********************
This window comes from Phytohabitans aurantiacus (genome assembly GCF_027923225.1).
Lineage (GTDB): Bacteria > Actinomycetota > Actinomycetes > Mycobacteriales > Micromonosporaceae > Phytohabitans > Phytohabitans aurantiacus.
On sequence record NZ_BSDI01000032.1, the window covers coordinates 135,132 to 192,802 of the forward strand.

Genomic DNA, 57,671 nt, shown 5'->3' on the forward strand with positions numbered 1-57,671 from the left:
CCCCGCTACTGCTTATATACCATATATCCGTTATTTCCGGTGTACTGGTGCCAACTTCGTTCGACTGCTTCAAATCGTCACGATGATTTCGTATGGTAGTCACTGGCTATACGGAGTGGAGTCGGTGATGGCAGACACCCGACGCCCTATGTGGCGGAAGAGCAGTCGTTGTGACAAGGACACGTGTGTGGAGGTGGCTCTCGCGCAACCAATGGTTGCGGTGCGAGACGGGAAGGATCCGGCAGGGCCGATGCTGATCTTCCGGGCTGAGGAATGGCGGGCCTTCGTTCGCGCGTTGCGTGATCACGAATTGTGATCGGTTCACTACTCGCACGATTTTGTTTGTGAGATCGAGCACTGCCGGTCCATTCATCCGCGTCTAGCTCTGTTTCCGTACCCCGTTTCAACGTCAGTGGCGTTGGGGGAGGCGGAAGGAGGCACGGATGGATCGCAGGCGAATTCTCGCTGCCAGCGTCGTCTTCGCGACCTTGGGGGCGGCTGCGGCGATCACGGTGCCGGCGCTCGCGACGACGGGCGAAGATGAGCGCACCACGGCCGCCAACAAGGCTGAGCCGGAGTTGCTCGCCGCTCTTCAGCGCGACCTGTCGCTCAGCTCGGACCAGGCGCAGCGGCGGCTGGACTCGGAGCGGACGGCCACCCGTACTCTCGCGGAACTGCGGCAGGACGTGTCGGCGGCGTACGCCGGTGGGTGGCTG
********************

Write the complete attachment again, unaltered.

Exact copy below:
This window comes from Phytohabitans aurantiacus (genome assembly GCF_027923225.1).
Lineage (GTDB): Bacteria > Actinomycetota > Actinomycetes > Mycobacteriales > Micromonosporaceae > Phytohabitans > Phytohabitans aurantiacus.
On sequence record NZ_BSDI01000032.1, the window covers coordinates 135,132 to 192,802 of the forward strand.

Genomic DNA, 57,671 nt, shown 5'->3' on the forward strand with positions numbered 1-57,671 from the left:
CCCCGCTACTGCTTATATACCATATATCCGTTATTTCCGGTGTACTGGTGCCAACTTCGTTCGACTGCTTCAAATCGTCACGATGATTTCGTATGGTAGTCACTGGCTATACGGAGTGGAGTCGGTGATGGCAGACACCCGACGCCCTATGTGGCGGAAGAGCAGTCGTTGTGACAAGGACACGTGTGTGGAGGTGGCTCTCGCGCAACCAATGGTTGCGGTGCGAGACGGGAAGGATCCGGCAGGGCCGATGCTGATCTTCCGGGCTGAGGAATGGCGGGCCTTCGTTCGCGCGTTGCGTGATCACGAATTGTGATCGGTTCACTACTCGCACGATTTTGTTTGTGAGATCGAGCACTGCCGGTCCATTCATCCGCGTCTAGCTCTGTTTCCGTACCCCGTTTCAACGTCAGTGGCGTTGGGGGAGGCGGAAGGAGGCACGGATGGATCGCAGGCGAATTCTCGCTGCCAGCGTCGTCTTCGCGACCTTGGGGGCGGCTGCGGCGATCACGGTGCCGGCGCTCGCGACGACGGGCGAAGATGAGCGCACCACGGCCGCCAACAAGGCTGAGCCGGAGTTGCTCGCCGCTCTTCAGCGCGACCTGTCGCTCAGCTCGGACCAGGCGCAGCGGCGGCTGGACTCGGAGCGGACGGCCACCCGTACTCTCGCGGAACTGCGGCAGGACGTGTCGGCGGCGTACGCCGGTGGGTGGCTG